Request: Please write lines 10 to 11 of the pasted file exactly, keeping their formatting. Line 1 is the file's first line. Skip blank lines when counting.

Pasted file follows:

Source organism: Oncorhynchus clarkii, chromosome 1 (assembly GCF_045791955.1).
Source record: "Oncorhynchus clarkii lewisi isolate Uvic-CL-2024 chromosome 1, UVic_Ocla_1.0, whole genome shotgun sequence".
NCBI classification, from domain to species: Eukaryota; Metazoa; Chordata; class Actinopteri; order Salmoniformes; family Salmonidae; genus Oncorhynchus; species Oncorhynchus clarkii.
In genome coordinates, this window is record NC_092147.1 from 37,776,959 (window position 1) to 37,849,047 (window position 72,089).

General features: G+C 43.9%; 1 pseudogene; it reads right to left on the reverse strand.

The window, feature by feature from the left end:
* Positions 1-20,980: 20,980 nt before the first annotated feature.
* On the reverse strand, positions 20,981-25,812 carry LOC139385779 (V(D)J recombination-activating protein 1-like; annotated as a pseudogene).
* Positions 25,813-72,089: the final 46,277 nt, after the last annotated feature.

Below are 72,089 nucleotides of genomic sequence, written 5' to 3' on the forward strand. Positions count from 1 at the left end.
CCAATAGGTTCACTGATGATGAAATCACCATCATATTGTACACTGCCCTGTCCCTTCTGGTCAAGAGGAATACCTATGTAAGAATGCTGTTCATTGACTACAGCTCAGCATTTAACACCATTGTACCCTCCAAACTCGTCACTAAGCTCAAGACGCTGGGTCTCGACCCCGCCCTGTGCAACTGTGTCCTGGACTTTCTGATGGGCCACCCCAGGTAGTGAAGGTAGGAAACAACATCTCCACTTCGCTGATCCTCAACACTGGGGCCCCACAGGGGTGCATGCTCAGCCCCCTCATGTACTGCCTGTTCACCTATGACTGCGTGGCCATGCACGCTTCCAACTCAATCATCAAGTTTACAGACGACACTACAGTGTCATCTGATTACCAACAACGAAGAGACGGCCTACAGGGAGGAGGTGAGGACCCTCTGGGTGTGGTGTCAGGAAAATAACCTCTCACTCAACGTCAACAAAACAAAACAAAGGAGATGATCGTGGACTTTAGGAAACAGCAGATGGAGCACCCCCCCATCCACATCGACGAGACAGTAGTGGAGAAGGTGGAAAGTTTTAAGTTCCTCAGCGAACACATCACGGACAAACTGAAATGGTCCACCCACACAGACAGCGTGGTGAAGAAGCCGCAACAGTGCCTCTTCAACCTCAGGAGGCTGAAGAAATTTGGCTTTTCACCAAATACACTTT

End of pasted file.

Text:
Below are 72,089 nucleotides of genomic sequence, written 5' to 3' on the forward strand. Positions count from 1 at the left end.
CCAATAGGTTCACTGATGATGAAATCACCATCATATTGTACACTGCCCTGTCCCTTCTGGTCAAGAGGAATACCTATGTAAGAATGCTGTTCATTGACTACAGCTCAGCATTTAACACCATTGTACCCTCCAAACTCGTCACTAAGCTCAAGACGCTGGGTCTCGACCCCGCCCTGTGCAACTGTGTCCTGGACTTTCTGATGGGCCACCCCAGGTAGTGAAGGTAGGAAACAACATCTCCACTTCGCTGATCCTCAACACTGGGGCCCCACAGGGGTGCATGCTCAGCCCCCTCATGTACTGCCTGTTCACCTATGACTGCGTGGCCATGCACGCTTCCAACTCAATCATCAAGTTTACAGACGACACTACAGTGTCATCTGATTACCAACAACGAAGAGACGGCCTACAGGGAGGAGGTGAGGACCCTCTGGGTGTGGTGTCAGGAAAATAACCTCTCACTCAACGTCAACAAAACAAAACAAAGGAGATGATCGTGGACTTTAGGAAACAGCAGATGGAGCACCCCCCCATCCACATCGACGAGACAGTAGTGGAGAAGGTGGAAAGTTTTAAGTTCCTCAGCGAACACATCACGGACAAACTGAAATGGTCCACCCACACAGACAGCGTGGTGAAGAAGCCGCAACAGTGCCTCTTCAACCTCAGGAGGCTGAAGAAATTTGGCTTTTCACCAAATACACTTT